and let the whole world keep on listening
as long as my weak voice doesn’t fail.

And if there’s pity in hills, rivers
and valleys, or if there’s Love in beasts,
birds, plants, stones and streams,

let them hear my long tale of troubles
and use my sorrow to cure their own,
since greater griefs can cure smaller ones.

© Luís Vaz de Camões (1524/5 -1580)
From: Rimas
Publisher: Almedina, Coimbra, 1994
© Translation: 2006, Richard Zenith

Wednesday, January 31, 2007

Friedrich Nietzsche

From Trick, Morning and Revenge, by Friedrich Nietzsche. In the last day of this first month. Just for convention. Just a question: Should I go ahead, with this blog? Does someone read it?


Do not stay in a plain land.
Do not go up very high.
The most beautiful look over the world
Is at the half hillside.


All the depleted ones curse the sun;
For them the value of the trees is... in the shade!

The Merry Science, Friedrich Nietzsche, Germany, 1844-1900
Translated by IP

Tuesday, January 30, 2007

Mzi Mahola

Today, finally in this blog, a poem from Africa.


When I was a little boy
I never questioned why
A solitary path
Led from a poor man’s hut.

Why it zigzagged
Like the trail of a wounded beast.

Now that I’m a burdened man
I know why the rich are troubled
When we grumble.

© 2000, Mzi Mahola, South Africa
From:When rains come
Publisher: Carapace Poets, an imprint of Snailpress, South Africa

Monday, January 29, 2007

Dylan Thomas

Copyright © Lee Miller Archives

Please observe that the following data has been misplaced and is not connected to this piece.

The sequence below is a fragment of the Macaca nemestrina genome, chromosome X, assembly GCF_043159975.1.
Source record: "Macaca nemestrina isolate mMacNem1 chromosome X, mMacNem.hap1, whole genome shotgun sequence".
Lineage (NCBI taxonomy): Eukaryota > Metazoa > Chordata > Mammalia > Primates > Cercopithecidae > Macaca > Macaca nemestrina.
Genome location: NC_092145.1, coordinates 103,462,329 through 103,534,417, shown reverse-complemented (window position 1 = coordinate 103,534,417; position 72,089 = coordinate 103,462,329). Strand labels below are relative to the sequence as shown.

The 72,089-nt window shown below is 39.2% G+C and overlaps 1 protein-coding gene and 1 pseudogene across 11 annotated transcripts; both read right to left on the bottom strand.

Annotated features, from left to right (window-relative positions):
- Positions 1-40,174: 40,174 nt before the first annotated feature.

All about Dylan Thomas at:


Was there a time when dancers with their fiddles
In children's circuses could stay their troubles?
There was a time they could cry over books,
But time has set its maggot on their track.
Under the arc of the sky they are unsafe.
What's never known is safest in this life.
Under the skysigns they who have no arms
Have cleanest hands, and, as the heartless ghost
Alone's unhurt, so the blind man sees best.

Dylan Thomas.
Swansea, Wales, 27 th October 1914 – New York, 9th November, 1953

Sunday, January 28, 2007



Desire push her to the lover
But the fear stops her for a while
She looks like the silk from a flag
Sometimes leaves sometimes steal from the wind.

Kalidasa, Índia. V cent.
Translated by IP

Saturday, January 27, 2007

Anonymous II


Move away the bamboo curtain,
my love;
come and lean on me.
If my mother listen,
I will say:"It was only the wind".

Anonymous, VIII Century (Japan)
Tranlated by Isaac Pereira

Winter Haiku

Covide. North of portugal. By Isaac Pereira

Naked trees.
White,the new moon
in a deeply blue.

Koi Hui Sio

Friday, January 26, 2007

Anonymous I


Your body is like a vase,